Hammond athlete to receive Ed Block Courage Award for 'inspiring' comeback
By Pete Pichaske
Howard County Times|
Mar 12, 2015 | 8:15 AM
Hammond High School junior and basketball player Essien Ture, whose basketball career was threatened last year when he lost nearly half of his right leg, will be given an Ed Block Courage Award on March 16. (Jon Sham/Baltimore Sun video)
One year ago, Essien Ture was a talented if unspectacular basketball player at Columbia's Hammond High School, hoping to make the varsity squad in the fall.
Today, after enduring agonizing foot pain, a grueling series of tests and surgeries that culminated with his right leg being amputated below the knee and a remarkable return to Hammond's basketball team, the 16-year-old has become an inspiration.
The 16-year-old's quiet grit and determination have wowed his family, his friends and coaches and a national organization that honors courageous pro football players and, later this month, also will honor Essien.
"He's inspiring — just an amazing story," said Mike Lerner, Hammond's athletics and activities manager, who nominated Essien for the award. "Nothing stops this kid.
"That's what high school athletics is all about. You see what you want to do, you have a goal and nothing gets in your way, you're going to give it everything you've got. Essien does that every single day."
"We think it's remarkable what he's been through and what he's been able to accomplish," said Paul Mittermeier, of the Ed Block Courage Award Foundation, the Cockeysville organization that will honor Essien. "We just want him to stand up at our gala and be recognized."
Essien has been playing basketball since he was a 4-year-old growing up in basketball-rich Prince George's County.
"It's second nature, I guess," said the soft-spoken high school junior during a recent interview in his Columbia home. "I like to draw, I like video games and I like playing basketball — all the time."
After he and his mother moved to Columbia three years ago, Essien tried out for the basketball team. He was a guard on the junior varsity team as a freshman and a sophomore, and was looking forward to playing varsity basketball as a junior.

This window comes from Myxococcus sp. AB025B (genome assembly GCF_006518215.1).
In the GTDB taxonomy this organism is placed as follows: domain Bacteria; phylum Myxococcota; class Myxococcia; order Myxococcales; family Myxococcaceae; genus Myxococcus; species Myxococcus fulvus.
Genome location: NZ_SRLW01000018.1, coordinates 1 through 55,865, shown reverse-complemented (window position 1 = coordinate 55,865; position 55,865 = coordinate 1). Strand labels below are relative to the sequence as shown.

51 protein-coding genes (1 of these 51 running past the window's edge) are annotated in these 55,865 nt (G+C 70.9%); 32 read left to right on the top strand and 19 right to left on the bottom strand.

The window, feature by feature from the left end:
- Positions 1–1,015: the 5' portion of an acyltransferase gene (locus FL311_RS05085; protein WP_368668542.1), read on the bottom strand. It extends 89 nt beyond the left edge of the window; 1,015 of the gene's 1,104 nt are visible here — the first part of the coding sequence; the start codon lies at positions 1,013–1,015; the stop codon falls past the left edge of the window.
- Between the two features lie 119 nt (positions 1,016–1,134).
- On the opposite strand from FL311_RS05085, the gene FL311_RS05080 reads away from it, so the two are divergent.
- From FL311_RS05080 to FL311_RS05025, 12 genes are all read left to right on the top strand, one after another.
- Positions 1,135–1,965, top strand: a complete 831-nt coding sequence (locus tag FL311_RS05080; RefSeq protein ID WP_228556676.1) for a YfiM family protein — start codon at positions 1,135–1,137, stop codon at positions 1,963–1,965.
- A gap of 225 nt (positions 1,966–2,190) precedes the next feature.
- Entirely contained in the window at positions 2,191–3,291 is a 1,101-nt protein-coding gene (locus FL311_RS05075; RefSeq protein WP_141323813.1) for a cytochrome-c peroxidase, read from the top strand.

In the spring of 2014, Essien decided to try out for the track team, and, according to Lerner, immediately impressed the coaches with his speed. But before the first meet, he was slowed by pains in his right foot.
"It was nothing out of the ordinary, just his arch hurting," recalled Teresa Gruchacz, Hammond's athletic trainer. "We thought it was just some inflammation. … But it spiraled downhill from there."
When the pain persisted, his mother took Essien to an emergency clinic and then to Howard County General Hospital. At the hospital, doctors performed a series of tests and eventually cut two gashes in his calf to release the pressure and improve his circulation. But nothing helped, so they sent him to Johns Hopkins Hospital, in Baltimore.
There, Essien endured more tests, more pain and more surgeries before finally being diagnosed with popliteal artery entrapment, a rare vascular disease in which the main artery in the leg is misplaced behind the knee, which restricts blood flow to the lower leg. Essien's leg was riddled with blood clots.
Doctors tried more surgeries, more procedures, more tests. When his toes turned black with gangrene, they amputated the front of his foot.
"It was really cool," Taylor said. "He had a lot of support."
Essien was released from the hospital in early May. Unable to return to school that year, he and his mother endured an endless summer of makeup class work, medical appointments and physical therapy.
By early summer, Essien had added basketball to that list. Even before he got his first prosthetic leg, he'd sit on a cooler in his garage, taking shots. After he was fitted for a new leg, he went down to the neighborhood park and played basketball with friends.
Essien is not sure if he'll try track again, but there was never a question — even in the hospital — that losing part of his leg would stop him from playing basketball.
"That was all he talked about," his mother said. "The whole time. It's 'when can I play basketball.' "
Asked when he decided he would play ball again, Essien said, "The day before they cut off the foot."
Making the team